A middle-grade story rich in natural setting and life lessons.
Tuk is the largest bighorn sheep lamb to be born in many seasons, and matriarch Kenir feels this may be an omen. For years, the winter valley Tuk’s herd depends on for survival has become more and more constricted by humans. The once-plentiful grass has been overgrazed by domesticated sheep, which also bring disease. But Tuk, a visionary, sees a blue mountain in the far distance, and when he becomes a yearling, he leads a small group of fellow yearlings on a quest to find it. Braving wolves, pumas, wolverines and bears, the fledgling band finds the mythical mountain, and in true hero’s-journey fashion, Tuk returns to his old herd to lead them there, thus ensuring everyone’s survival. With its lyrical language (“The loon called, and Tuk wondered if his life was not only one thing, and not only his”), this story of a bighorn sheep who dares to see beyond the well-worn path is not only archetypal in content, but rewarding in narrative. Leavitt tells the story from the animals’ point of view, giving each of them a sturdy character—whether it be brave or wise or, in the case of the ingenuous Mouf, a hilarious cluelessness.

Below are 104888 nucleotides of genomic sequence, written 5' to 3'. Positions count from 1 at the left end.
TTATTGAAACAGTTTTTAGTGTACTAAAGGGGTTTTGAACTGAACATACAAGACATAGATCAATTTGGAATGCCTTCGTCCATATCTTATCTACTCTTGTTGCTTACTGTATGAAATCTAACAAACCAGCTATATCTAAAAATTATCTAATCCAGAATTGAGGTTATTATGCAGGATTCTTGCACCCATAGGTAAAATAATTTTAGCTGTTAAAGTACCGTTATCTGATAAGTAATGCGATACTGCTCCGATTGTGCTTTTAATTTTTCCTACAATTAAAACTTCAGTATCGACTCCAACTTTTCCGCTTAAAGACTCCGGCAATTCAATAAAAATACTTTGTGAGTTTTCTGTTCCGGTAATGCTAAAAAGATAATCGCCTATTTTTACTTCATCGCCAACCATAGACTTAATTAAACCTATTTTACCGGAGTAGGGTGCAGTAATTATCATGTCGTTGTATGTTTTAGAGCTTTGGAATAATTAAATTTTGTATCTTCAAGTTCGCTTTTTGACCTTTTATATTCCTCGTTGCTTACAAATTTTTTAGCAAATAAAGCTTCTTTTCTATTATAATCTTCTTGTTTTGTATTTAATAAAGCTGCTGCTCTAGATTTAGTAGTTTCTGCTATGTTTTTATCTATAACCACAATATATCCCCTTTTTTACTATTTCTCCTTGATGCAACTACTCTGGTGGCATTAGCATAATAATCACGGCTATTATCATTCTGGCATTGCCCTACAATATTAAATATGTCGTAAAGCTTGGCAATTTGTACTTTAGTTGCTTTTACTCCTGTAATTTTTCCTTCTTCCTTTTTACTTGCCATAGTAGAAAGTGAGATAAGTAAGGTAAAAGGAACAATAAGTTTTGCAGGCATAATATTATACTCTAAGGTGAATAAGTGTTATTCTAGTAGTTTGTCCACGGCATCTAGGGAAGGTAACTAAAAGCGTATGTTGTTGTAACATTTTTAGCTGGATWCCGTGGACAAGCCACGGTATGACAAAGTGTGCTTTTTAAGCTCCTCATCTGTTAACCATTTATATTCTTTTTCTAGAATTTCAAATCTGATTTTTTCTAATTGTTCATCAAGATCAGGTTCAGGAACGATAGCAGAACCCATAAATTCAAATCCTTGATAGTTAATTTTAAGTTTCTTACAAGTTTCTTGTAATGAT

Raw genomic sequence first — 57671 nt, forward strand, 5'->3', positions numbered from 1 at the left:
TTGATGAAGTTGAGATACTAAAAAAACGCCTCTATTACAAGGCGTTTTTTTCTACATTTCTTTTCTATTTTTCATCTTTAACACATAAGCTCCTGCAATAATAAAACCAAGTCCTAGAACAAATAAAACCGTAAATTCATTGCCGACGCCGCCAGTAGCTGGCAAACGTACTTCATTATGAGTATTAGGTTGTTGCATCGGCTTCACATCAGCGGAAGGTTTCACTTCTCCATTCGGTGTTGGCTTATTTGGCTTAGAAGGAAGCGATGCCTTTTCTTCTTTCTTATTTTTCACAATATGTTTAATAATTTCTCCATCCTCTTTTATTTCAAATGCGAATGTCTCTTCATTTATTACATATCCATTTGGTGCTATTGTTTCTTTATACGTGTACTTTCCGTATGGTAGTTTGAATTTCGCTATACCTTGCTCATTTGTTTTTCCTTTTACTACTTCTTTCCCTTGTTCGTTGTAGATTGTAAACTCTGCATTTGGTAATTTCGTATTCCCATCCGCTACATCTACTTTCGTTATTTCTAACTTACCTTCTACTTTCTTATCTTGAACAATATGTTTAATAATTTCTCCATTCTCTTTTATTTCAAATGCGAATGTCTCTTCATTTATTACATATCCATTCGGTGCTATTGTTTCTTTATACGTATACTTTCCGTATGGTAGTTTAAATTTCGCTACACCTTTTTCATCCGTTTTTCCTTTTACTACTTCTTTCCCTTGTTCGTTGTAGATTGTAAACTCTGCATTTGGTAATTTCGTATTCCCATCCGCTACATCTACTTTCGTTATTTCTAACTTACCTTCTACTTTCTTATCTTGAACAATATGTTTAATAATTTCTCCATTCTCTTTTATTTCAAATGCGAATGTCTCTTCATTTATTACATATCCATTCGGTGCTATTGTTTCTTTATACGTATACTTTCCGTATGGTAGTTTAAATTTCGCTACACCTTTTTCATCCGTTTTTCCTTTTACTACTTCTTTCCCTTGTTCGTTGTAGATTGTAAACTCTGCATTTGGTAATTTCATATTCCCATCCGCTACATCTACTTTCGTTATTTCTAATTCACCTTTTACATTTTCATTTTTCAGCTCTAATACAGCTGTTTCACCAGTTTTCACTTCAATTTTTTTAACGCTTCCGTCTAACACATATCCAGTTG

A timeless yet fresh story that beautifully connects readers to the natural world. (Fantasy. 8-14)